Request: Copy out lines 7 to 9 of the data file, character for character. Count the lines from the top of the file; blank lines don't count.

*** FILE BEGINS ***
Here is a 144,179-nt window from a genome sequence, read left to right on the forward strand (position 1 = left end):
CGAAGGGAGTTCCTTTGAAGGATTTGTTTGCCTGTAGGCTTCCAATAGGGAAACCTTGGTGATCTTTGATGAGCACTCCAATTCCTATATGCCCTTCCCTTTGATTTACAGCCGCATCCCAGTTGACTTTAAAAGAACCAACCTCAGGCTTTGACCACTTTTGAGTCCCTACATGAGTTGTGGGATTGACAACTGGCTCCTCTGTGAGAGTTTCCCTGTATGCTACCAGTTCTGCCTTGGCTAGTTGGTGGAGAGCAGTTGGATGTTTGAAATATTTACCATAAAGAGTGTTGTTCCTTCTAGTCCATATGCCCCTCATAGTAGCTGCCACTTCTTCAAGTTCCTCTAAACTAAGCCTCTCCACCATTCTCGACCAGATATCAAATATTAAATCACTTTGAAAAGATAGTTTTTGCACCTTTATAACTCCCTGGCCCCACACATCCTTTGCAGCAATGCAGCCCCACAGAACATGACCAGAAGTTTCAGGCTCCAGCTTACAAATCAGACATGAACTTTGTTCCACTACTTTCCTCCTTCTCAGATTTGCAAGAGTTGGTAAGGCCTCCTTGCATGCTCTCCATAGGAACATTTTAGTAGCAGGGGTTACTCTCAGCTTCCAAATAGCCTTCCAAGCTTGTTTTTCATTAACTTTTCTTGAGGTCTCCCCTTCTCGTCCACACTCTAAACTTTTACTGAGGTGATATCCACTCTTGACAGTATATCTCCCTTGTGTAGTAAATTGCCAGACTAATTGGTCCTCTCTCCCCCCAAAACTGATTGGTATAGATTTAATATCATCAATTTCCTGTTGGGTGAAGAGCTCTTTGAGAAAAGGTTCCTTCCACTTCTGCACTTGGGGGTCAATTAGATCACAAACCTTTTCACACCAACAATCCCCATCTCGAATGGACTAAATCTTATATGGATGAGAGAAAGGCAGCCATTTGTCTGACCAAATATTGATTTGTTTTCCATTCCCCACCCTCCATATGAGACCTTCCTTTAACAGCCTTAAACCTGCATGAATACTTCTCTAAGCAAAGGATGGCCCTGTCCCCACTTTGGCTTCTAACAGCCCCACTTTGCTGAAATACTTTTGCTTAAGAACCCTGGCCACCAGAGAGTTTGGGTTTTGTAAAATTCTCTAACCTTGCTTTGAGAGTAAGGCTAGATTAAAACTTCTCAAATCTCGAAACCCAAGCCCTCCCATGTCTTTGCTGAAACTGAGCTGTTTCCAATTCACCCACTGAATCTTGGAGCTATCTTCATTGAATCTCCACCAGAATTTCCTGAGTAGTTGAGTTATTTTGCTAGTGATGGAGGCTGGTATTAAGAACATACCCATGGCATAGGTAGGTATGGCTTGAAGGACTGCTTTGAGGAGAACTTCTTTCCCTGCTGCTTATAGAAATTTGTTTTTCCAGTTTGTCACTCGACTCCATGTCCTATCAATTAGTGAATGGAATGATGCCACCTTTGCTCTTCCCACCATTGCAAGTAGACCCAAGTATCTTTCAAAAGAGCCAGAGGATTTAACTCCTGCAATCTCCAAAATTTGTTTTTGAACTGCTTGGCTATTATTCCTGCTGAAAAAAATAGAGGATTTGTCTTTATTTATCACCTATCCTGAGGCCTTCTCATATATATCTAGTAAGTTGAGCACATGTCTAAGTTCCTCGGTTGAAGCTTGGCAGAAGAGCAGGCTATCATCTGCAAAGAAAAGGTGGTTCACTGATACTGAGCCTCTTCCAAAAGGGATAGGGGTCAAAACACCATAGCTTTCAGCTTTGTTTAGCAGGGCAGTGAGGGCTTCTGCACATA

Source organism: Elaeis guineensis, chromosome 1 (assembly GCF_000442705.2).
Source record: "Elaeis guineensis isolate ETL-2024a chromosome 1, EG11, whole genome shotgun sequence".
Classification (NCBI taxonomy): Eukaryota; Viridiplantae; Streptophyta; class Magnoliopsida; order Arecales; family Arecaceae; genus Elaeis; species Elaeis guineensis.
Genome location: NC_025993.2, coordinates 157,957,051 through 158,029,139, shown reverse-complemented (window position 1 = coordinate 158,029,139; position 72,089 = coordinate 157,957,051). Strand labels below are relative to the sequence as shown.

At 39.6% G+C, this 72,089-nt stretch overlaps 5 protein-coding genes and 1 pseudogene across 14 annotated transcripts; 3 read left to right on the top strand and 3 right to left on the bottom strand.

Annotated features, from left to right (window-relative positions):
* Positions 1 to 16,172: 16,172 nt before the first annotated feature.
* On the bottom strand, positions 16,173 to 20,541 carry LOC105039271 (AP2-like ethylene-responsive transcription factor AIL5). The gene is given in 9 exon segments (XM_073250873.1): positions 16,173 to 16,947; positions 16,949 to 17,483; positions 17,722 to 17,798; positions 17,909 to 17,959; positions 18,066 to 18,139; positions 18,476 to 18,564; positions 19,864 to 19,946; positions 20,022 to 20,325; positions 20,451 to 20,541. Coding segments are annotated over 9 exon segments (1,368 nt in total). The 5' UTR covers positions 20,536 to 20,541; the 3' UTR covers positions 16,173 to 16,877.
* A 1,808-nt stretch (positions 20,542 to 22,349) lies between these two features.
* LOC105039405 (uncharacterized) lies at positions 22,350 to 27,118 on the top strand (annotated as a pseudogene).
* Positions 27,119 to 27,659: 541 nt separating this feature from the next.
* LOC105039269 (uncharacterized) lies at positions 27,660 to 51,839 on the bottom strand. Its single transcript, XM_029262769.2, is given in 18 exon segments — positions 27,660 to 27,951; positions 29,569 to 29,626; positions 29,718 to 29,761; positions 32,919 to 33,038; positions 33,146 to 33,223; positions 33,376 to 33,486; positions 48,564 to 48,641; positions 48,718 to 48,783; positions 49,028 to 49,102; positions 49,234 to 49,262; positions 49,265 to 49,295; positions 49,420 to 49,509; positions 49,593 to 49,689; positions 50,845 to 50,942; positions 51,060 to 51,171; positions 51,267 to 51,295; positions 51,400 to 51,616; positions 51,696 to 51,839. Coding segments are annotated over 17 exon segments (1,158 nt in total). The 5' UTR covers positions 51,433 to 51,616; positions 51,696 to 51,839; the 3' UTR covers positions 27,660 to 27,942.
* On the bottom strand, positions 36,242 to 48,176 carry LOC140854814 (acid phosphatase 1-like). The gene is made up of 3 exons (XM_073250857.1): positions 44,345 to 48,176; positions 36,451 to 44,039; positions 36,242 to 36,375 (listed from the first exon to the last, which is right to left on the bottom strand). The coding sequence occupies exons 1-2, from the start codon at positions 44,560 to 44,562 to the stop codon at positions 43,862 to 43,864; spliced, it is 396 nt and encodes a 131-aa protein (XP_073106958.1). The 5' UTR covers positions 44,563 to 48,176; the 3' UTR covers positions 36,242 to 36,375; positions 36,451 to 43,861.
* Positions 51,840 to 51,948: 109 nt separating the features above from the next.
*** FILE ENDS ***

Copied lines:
At 39.6% G+C, this 72,089-nt stretch overlaps 5 protein-coding genes and 1 pseudogene across 14 annotated transcripts; 3 read left to right on the top strand and 3 right to left on the bottom strand.

Annotated features, from left to right (window-relative positions):
* Positions 1 to 16,172: 16,172 nt before the first annotated feature.